Prague cemetery to become celebrated

Street of buildings in cemetaryOlšany, the biggest cemetery in Prague, although not featured on our Favourites page, is, nevertheless, a place we visit often.  We wrote about it here and Karin has a photo journal here.

Now, according to a recent press release from the Czech News agency it will no longer be known to locals only. The Prague Cemeteries Management wants to attract both locals and tourists by organizing cultural and social events on its 50-hectare premises.

Martin Červený, director, would like picnics and workshops in the Olšany Cemetery, as well as readings from books of authors who are buried here. He suggested, “Outside the cemetery gate, a café could serve up black coffee and a popular Czech dessert with whipped cream called “rakvička,” or small coffin.”

Most decorated grave“We would like to present Olšany Cemetery as a cultural site that is open to the living,” Červený said.  “Such is progress,” I say.  What say you?  Please comment.

Olsanske (Olsany) Cemetery

In the year 1679 a piece of land owned by a farmer was sold to the town of Prague. That land was located in the village of Olsany, not far from the old town. The reason for the business was the plague which struck and subsequently took the lives of more than 30,000 people that year, generating the need for new burial places and more ground to lodge them. The actual size of this large necropolis is about 50 hectares (150 acres) with a total of 112,000 graves; more then 2,000,000 people have been buried there since it came into existence. It is the burial place of many famous people from Czech history. It is as if time stopped still here; forgotten, while the rest of the city is left to its economic boom and development. At the new shopping center (Flora) which is built at the edge of the cemetery, you can eat at the restaurants on the top floor, and have one of the best views of the cemetery: its crumbling graves and the little old ladies who seem to be continuously tidying them.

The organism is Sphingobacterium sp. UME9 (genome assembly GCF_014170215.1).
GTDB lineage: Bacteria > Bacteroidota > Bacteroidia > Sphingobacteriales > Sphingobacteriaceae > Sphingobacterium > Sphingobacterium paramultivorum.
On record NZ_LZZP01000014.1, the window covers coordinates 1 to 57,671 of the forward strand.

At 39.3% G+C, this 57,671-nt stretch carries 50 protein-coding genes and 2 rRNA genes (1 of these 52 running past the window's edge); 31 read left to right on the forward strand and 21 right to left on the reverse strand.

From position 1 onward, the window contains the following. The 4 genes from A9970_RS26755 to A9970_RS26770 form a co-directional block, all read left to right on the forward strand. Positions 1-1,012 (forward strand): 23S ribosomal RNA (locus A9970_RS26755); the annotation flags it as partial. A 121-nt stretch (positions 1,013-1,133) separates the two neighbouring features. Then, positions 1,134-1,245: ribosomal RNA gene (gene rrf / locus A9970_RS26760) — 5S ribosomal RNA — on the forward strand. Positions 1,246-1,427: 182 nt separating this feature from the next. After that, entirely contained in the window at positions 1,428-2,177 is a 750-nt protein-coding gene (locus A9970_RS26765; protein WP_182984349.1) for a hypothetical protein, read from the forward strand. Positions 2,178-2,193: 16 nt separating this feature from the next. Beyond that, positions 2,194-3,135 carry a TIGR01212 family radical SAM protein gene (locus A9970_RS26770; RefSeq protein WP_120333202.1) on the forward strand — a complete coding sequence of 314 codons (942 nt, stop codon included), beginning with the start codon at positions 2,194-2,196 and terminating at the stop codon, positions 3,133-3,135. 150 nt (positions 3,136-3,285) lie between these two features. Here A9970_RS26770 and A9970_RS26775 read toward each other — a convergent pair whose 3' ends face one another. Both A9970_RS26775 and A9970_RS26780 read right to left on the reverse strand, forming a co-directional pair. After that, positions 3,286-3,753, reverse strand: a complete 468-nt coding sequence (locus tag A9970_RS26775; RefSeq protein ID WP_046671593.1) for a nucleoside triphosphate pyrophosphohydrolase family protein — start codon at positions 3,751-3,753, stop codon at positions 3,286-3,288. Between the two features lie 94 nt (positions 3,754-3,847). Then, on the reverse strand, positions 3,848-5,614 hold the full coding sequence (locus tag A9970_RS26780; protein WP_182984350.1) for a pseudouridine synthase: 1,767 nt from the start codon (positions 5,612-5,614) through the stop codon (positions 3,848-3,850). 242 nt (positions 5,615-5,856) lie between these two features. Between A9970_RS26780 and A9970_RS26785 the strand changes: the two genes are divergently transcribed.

That write up from Wikipedia pretty much defines one of Prague’s largest cemeteries.  Olsanske was very near our apartment; a short tram ride or a nice walk.

I walked many times in this lovely spot more like a park than a place of “repose”.




Because it is so large, runners use it for exercise, the general public for short cuts, mothers for taking kiddies on walks, and others like myself, just walking, looking and learning.  So much history here!




This building is now a shed with a very old date – sometime in the 1700’s!









Most graves are well tended.  Some were very very old and crumbling which only adds to the beauty. Here is an example of one I liked.







Karin at Jan Palach graveJan Palach is a Czech hero.  In January 1969, during communism, he was a young University student.  Frustrated at the world and the demeaning of life during that time, he set himself afire (self- immolation) to make a political statement.  We found his burial site in Olsanske and joined others in leaving flowers commemorating the day of his death.  As a mother, I wondered how painful it must have been for his mother and family.

Path through snow covered Olsanke cemetaryDuring the three months we were in Prague I visited Olsanske several times, once after a big snow storm.  It was so beautiful and romantic I could almost imagine riding through in a sleigh,wrapped up in furs, horses trotting, bells jingling! For me this cemetery on this particular day was definitely not a sad place but a happy place full of romance and poetry.

Cemeteries have always intrigued me.  They are full of history.  I enjoyed finding and paying homage to famous people (writers, artists, musicians), seeing the different styles of headstones throughout the ages.  Realizing some of the oldest graves were from the plague times when they could not be buried in town, but out here in this village called Olsany!  (Now of course, right IN town!)  I walked the entire perimeter which is about a mile in total.  Most days I walked all over inside, adding more miles.  And yet, I did not see it all.  I will save that for next time!